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June 20, 2017

1836 Three Roads in the County - Two Indian Trails in Johnson County Missouri

An Indian trail which ran from Lexington to Warsaw provided the route for an important early road in the county. This early trail/road passed through Warrensburg at the corner of Gay Street and College and angled southeast through the county. The Lexington-Warsaw Road was essentially the same connecting the Missouri River and the Osage River. Existing segments of the old road were noted by Cockrell (1918:78), but none are known to exist today.

Another important trail was the Shawnee Trail which entered the county southeast of Chilhowee passing northwest through Rose Hill Township to Center Knob near Kingsville (Cockrell 1918:79). The old Clinton to Independence Road followed this trail. The Shawnee Trail was reportedly used by the Spanish passing through the area from Santa Fe to St. Louis and continued to be used for many years. The Indian Era map in Show Me Through the Years indicates an Indian trail passing along the north side of the Blackwater River and extending west toward the Independence area (Anonymous 1975:5). An additional Indian trail follows the east side of the Clear Fork from its juncture with the Blackwater south to its head water and then southwest joining the Warrensburg-Clinton trail (Anonymous 1975:5). Such old trails allowed early settlers to enter Johnson County.

A search for a centrally located county seat led the Johnson County settlers to choose a site on the Lexington-Clinton Road where a blacksmith named Martin Warren drew business. The town was platted in 1836 and named Warrensburg for the blacksmith. Steady growth followed, as did incorporation in 1835. A county road system began in 1836 with the Jefferson City-Independence Road as a top priority in 1837. This twenty-foot wide road was cleared of stumps taller than twelve inches and then maintained through mandatory county labor.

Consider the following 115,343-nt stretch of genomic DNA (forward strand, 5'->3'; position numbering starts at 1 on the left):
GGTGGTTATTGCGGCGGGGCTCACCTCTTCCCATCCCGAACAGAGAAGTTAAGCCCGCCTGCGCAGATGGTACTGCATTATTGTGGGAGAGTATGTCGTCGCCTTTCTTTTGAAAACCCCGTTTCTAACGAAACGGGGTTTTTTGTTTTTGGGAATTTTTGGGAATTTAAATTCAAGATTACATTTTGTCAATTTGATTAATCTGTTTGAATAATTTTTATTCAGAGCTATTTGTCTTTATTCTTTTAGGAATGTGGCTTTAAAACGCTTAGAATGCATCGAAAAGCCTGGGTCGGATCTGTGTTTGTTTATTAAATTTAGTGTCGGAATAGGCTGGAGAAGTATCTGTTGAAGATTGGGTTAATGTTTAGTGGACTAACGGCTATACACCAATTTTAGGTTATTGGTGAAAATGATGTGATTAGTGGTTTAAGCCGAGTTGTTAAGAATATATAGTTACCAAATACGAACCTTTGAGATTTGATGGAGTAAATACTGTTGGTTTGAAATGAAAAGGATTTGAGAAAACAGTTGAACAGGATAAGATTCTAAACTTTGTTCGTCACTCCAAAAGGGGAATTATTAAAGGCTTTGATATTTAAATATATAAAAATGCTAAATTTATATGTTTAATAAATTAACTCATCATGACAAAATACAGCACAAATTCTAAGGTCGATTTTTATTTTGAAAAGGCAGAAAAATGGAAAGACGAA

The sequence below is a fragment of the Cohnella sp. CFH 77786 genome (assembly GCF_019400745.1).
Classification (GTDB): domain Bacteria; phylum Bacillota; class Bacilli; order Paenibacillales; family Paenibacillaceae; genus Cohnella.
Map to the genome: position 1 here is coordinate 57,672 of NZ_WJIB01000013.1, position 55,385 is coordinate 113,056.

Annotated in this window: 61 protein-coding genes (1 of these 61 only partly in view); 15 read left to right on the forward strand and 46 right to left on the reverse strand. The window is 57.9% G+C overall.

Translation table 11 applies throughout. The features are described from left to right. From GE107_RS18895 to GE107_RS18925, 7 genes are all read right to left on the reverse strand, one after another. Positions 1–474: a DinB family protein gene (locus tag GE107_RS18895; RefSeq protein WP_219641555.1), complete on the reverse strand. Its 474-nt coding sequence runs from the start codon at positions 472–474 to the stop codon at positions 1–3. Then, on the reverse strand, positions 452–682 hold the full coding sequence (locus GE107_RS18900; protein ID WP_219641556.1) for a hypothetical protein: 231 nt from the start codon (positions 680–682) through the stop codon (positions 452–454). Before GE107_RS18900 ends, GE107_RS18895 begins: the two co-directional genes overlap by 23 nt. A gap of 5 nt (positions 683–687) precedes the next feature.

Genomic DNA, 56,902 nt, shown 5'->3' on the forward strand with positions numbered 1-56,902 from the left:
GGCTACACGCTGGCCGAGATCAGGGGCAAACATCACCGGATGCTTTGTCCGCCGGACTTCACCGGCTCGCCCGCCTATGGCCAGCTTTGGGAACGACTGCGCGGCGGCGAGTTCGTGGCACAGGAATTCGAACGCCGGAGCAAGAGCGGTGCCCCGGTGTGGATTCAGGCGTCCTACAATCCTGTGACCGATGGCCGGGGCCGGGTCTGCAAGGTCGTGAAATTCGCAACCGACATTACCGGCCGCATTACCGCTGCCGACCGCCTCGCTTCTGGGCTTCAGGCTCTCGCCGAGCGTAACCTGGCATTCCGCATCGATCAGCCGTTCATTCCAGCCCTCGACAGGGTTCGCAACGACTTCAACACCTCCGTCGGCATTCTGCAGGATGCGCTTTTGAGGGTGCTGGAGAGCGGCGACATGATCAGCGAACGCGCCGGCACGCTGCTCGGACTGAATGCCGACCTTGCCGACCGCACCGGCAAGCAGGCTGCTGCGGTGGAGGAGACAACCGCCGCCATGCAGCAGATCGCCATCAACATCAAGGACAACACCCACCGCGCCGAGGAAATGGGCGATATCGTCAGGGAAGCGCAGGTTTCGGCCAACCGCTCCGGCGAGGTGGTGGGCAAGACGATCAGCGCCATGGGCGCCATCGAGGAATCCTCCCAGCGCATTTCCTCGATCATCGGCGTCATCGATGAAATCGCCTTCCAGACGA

Origin of Trails and Roads. — Man follows the beaten track. As these words tell the story of much of our lives, they also tell the story of our early roads. Very early there were recognized lines of travel by the Indians between distant points. Their particular location is due to the interesting but not widely known fact. A man can travel from two to live miles on smooth, level ground easier than one mile on rough or steep ground. This is also true of most animals. And beyond doubt many of the Indian trails followed paths made by the buffalo and other wild animals, and for the reason given these usually followed the level ridges, crossed streams at the most accessible fords, passed from low land to high land by gradual grades and generally avoided difficult places of all kinds. And as the Indian followed in the track of wild animals so the white man followed the path of the Indian where there was one. Where there was none, he located his early roads on the same principle — the easiest way. It is interesting to note that later this principle was changed and modified for other reasons in the case of our dirt roads, but never in the case of the railroads, and the mighty engines and long trains still follow substantially the tracks of the buffalo and Indian. Indian Trails. — There appears to be reliable proof of two Indian trails in Johnson county. Mrs. Ben W. Grover. who moved to Warrensburg in 1844 and lived here till her death many years after the Civil War, remembered an Indian trail that passed close to their house, which stood within a few feet of the present Grover residence. Mr. W. E. Crissey was much interested in these trails and from Mrs. Grover and others secured much valuable information. The following interesting account is from Mr. Crissey direct.